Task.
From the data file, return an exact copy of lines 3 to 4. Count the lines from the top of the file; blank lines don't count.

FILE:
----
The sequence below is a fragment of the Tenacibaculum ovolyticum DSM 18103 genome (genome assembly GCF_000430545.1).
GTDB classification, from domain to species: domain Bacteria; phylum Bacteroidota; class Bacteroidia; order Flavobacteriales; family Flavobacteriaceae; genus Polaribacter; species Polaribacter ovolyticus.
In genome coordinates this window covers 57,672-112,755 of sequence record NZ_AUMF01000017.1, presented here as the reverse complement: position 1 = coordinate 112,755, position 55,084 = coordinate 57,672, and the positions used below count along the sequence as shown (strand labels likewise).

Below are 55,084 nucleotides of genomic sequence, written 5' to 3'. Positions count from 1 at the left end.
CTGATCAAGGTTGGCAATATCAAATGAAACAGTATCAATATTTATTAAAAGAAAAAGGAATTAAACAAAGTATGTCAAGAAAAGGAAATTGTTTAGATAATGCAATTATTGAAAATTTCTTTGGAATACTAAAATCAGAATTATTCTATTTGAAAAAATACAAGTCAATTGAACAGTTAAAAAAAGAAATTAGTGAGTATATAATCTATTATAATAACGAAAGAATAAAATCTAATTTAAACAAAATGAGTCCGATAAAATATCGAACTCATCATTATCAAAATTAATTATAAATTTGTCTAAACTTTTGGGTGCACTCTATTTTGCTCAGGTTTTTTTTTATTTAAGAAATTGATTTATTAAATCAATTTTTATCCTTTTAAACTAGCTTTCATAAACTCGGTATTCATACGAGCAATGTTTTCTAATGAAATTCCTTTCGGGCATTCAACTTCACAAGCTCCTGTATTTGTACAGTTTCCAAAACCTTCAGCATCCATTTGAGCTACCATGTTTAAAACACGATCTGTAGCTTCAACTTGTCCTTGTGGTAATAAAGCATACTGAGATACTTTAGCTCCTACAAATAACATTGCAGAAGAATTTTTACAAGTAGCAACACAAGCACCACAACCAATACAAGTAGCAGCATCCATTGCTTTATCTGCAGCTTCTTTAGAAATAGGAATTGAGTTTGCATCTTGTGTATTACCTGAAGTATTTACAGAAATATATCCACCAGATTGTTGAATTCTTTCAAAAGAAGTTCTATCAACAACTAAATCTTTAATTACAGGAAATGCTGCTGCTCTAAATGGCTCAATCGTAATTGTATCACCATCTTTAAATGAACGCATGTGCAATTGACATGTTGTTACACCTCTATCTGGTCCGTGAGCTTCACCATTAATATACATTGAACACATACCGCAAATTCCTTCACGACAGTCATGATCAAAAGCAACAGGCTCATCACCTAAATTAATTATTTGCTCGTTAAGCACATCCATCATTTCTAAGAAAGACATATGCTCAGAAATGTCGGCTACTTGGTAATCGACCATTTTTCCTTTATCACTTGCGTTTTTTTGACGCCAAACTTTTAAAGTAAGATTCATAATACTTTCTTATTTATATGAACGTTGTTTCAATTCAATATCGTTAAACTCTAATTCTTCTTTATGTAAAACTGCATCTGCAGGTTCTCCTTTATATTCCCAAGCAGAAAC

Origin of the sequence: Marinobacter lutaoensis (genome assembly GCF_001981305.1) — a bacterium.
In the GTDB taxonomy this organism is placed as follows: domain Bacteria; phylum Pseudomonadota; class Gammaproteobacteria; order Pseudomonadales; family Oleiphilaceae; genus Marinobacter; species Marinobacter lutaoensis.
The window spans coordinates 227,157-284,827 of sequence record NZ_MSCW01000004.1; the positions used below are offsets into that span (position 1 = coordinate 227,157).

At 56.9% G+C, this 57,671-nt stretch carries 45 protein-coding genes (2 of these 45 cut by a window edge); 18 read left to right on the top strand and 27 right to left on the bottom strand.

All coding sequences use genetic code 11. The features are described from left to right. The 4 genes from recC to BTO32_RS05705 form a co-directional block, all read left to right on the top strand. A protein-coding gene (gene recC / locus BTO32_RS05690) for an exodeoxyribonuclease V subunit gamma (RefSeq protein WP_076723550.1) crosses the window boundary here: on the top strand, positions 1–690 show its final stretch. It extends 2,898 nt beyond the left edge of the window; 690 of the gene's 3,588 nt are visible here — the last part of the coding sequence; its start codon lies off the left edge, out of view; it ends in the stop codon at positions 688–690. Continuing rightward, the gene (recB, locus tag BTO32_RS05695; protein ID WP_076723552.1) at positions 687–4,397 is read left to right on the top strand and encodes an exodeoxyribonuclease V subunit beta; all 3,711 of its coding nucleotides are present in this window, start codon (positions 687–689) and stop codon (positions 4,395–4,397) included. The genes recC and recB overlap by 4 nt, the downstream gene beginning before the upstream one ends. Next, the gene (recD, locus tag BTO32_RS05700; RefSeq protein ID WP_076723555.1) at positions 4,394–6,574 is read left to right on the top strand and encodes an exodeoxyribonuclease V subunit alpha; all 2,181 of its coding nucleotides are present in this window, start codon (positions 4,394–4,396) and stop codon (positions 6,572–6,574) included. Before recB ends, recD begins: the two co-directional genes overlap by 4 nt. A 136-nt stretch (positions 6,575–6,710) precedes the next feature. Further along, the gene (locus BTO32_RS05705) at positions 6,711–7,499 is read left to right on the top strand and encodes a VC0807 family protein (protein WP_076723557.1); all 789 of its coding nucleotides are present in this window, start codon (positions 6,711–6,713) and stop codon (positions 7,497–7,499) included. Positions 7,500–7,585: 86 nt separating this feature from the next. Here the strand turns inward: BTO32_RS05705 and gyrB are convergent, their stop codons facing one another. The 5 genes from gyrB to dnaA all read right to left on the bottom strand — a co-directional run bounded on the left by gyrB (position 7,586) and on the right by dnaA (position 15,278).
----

In genome coordinates this window covers 57,672-112,755 of sequence record NZ_AUMF01000017.1, presented here as the reverse complement: position 1 = coordinate 112,755, position 55,084 = coordinate 57,672, and the positions used below count along the sequence as shown (strand labels likewise).

Below are 55,084 nucleotides of genomic sequence, written 5' to 3'. Positions count from 1 at the left end.